"Banal to me implies clichi and it's been done all over the world, so I wouldn't use that word," says noted New York architect Hugh Hardy, who oversaw the restoration of the World Trade Center's Windows on the World restaurant following the 1993 bombing.
Hardy instead opts for "arrogant." Arrogant in the way the bullying, flat-top towers "gave no recognition to the skyline" around them; "arrogant in their placement." Hardy suggests it wasn't until the nearby Cesar Pelli-designed World Financial Center office complex was constructed in 1985 that the lower Manhattan skyline again began to jell. (Post-twin towers, it is now Pelli's building that looks strangely out of place.)
The World Trade Center's off-putting, five-acre concrete plaza, created to set the towers off as two jewels, also never made much sense. "The plaza has always been alienating," says skyscraper historian Willis. "It's so vast, so out of scale with human beings. They would try to populate it during the lunchtime hour with outdoor dance performers and set up a stage. But inevitably the stage would look like a toy. Plus, there was always heavy wind swirling around. It was not an oasis, but more like a tundra. It was not the type of place that drew people to it."
And then there were the unusually narrow office windows that robbed tower inhabitants of what should have been an indisputable perk: the view. Yamasaki was afraid of heights and decided in order to make everyone feel secure while they worked in the offices, the windows, set between columns, would be just 18 inches across, narrower than Yamasaki's own shoulder span.
(The height-sensitive architect also designed a special window rig for Roko Camaj, who'd been washing tower windows since 1975. Last week Camaj's son was seen on a local New York television newscast, going from hospital to hospital searching for his father, who called moments after the first explosions but days later was still missing.)
The problem with Yamasaki's window design, says Willis, is the towers offered "no sense of the spectacular panorama" for the workers inside, which is why she, like many professionals, declares the towers' interior "a failure, aesthetically." (The exception, of course, was the exclusive Windows on the World located on the 107th floor; thanks to the demands of the restaurant's creator, Joseph Baum, the spectacular room boasted enormous windows and peerless views of the city.) The irony is that one of the tower's selling points was its unique floor construction of prefabricated trussed steel, only 33 inches in depth. That allowed everyone a chance to look out the windows because the massive office space was uninterrupted by columns, a modernist ideal of the day.
In the end, the views, due to poor design, were a bust. But no other office complex before or after the towers ever boasted as much room. "It was a shrewd, intelligent way to house a wide-open space," says architect Hardy.
Not only were the towers obscenely tall, but massively wide as well. The towers' floors were 40,000 square feet, offering up an acre of space per floor; 220 acres between the twin towers.
Together, they boasted 10 million square feet in office space. That's larger than the Pentagon and more space than some entire American downtown business districts, such as St. Louis, Miami and San Diego.
Record-breaking skyscrapers built today, many of them in Southeast Asia, are taller than the twin towers, but much narrower and nowhere near as massive all the way around.
"The professional critics of architecture were never really brought around. They say the towers were boring and unadorned," says Gillespie, who can't point to a single prominent critic or architect who over the years came forward to defend the twin towers.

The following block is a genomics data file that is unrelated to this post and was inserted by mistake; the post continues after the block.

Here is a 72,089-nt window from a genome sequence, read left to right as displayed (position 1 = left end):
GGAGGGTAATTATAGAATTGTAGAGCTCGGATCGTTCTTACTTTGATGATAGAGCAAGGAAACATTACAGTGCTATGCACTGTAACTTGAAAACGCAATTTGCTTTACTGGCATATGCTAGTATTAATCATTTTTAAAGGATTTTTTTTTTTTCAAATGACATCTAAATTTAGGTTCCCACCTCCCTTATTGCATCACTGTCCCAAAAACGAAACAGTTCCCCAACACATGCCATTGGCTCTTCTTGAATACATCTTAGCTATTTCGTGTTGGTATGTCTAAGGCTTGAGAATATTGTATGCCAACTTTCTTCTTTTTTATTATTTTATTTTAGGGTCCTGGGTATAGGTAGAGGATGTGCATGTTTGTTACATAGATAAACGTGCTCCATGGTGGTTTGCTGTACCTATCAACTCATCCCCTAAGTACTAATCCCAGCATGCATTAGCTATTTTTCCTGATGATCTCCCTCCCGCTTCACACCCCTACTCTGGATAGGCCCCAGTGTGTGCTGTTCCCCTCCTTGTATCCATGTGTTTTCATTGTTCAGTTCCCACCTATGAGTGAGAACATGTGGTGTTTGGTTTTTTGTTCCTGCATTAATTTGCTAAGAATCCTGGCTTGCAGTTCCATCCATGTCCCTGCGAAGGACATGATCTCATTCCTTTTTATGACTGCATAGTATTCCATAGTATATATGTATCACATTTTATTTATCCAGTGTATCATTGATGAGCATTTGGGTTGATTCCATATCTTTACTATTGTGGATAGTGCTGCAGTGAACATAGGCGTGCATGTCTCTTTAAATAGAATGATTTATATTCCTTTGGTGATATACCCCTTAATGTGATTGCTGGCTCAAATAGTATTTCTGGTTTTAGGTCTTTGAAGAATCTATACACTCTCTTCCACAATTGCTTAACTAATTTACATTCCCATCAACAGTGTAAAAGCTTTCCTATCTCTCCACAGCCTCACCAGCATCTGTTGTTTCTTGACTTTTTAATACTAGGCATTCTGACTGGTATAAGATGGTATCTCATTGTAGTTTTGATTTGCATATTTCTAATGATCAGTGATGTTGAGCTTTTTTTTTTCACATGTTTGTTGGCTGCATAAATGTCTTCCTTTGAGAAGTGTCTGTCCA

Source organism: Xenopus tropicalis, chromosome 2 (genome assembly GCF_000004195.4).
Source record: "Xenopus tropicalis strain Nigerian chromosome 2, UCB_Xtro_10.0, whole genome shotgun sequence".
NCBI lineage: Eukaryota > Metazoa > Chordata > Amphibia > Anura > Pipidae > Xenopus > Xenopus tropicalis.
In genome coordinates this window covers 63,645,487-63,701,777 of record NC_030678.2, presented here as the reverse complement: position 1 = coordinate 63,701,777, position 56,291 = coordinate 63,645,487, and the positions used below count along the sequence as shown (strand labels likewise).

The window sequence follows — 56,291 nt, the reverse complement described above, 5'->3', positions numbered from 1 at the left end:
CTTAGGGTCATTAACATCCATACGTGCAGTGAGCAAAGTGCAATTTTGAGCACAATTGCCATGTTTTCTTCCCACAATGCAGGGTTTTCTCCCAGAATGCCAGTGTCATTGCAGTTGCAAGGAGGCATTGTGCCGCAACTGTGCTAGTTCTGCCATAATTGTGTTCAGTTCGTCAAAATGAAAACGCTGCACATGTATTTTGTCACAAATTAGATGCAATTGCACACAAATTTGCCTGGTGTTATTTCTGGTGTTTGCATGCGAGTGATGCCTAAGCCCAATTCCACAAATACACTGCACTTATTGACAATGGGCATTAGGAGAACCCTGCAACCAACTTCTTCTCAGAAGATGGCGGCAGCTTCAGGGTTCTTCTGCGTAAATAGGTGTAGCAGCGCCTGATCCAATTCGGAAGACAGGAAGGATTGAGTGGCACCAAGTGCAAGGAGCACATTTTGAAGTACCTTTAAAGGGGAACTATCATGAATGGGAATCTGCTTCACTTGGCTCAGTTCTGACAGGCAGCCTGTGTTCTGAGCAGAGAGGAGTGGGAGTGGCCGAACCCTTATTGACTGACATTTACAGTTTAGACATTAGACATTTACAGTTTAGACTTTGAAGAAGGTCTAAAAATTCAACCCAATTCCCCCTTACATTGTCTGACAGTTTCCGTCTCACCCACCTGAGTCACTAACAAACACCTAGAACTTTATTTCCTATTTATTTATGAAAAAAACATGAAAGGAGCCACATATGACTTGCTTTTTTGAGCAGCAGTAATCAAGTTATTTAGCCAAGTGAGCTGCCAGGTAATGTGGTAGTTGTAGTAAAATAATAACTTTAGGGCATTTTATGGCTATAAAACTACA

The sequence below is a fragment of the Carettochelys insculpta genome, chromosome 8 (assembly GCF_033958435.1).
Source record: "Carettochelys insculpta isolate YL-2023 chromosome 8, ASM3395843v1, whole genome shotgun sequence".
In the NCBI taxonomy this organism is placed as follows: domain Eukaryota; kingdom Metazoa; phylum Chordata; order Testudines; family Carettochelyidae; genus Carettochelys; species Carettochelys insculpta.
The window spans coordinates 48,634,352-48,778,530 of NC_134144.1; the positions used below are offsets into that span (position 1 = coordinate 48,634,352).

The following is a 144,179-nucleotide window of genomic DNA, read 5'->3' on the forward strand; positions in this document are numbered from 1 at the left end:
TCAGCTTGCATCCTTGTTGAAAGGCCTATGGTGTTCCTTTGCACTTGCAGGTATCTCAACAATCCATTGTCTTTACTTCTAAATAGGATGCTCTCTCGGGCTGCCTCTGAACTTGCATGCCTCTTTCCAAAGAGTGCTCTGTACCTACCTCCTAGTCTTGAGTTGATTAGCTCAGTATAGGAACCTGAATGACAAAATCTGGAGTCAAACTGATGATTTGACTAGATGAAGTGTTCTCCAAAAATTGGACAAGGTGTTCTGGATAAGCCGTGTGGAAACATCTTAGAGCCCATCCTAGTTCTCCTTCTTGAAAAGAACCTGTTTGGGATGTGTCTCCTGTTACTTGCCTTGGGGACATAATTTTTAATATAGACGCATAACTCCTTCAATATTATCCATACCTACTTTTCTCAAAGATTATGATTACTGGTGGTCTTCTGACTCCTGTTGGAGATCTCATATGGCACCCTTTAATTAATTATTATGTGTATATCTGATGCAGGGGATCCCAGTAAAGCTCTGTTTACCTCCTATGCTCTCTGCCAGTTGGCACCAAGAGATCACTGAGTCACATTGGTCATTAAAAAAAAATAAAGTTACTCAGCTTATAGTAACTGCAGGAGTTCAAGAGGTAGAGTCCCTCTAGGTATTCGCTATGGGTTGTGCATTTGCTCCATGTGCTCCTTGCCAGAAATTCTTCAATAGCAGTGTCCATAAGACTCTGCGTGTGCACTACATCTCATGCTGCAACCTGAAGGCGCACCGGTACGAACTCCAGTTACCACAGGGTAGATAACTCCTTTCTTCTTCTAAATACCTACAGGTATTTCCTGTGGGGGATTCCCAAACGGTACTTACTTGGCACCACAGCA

"Journalists and the man on the street will say nice things about it. But architectural critics are cemented in their positions. I think they did miss the beauty, the way the towers were offset, not side-by-side, and how when you're a on a boat on the Hudson River you can see shapes shift between the two [tower] forms. Or how at sunset at Jersey City's Liberty State Park [across the Hudson], the towers' polished aluminum reflected the golden sunshine."
Architect Hardy recalls a favorite image of looking down West Broadway, a street lined with small-scale shops, only to be greeted at the end with the sight of the obscenely large twin towers hovering over it all. "It's a classic photograph of the city because of the absurdity, which was quite wonderful," he says.
Historian Willis cites another classic World Trade Center photo she saw tourists take time and time again; walking to the base of a tower and just pointing their camera straight up in the air, following the tower's contour to the sky. "That view couldn't help but impress people," she says.
But while tourists over the years snatched up twin tower postcards by the millions, and New Yorkers did marvel at their dimensions, they never seemed to see themselves in the towers.
That changed in part on Feb. 26, 1993, when Islamic terrorists tried to blow up the World Trade Center by detonating bombs in the underground parking garage. The brazen attack left six dead, more than 1,000 injured and a science fiction-sized crater beneath the twin towers. But the building, and the city, did not bend. "We were the Titanic that hit the iceberg, but we kept going," says Darton.
Following "Operation Spit and Polish," the towers reopened for business just in time for the runaway financial bull market that lifted New York City to unmatched prosperity. "They were a metaphor: the height of the tower and the heights of the markets," says the author.
The World Trade Center reached its financial summit this summer when the Port Authority privatized the complex, selling a 99-year lease to local developer Larry Silverstein for $3.2 billion, the most expensive real estate deal of its kind.
Preparing to take over the lease this summer, Silverstein, suddenly New York's largest commercial landlord, told the New York Times, "I've been looking at the Trade Center for years, thinking what a great piece of real estate, what a thrill it would be to own it. There's nothing like it in the world."
And there may never be anything quite like it again, in New York.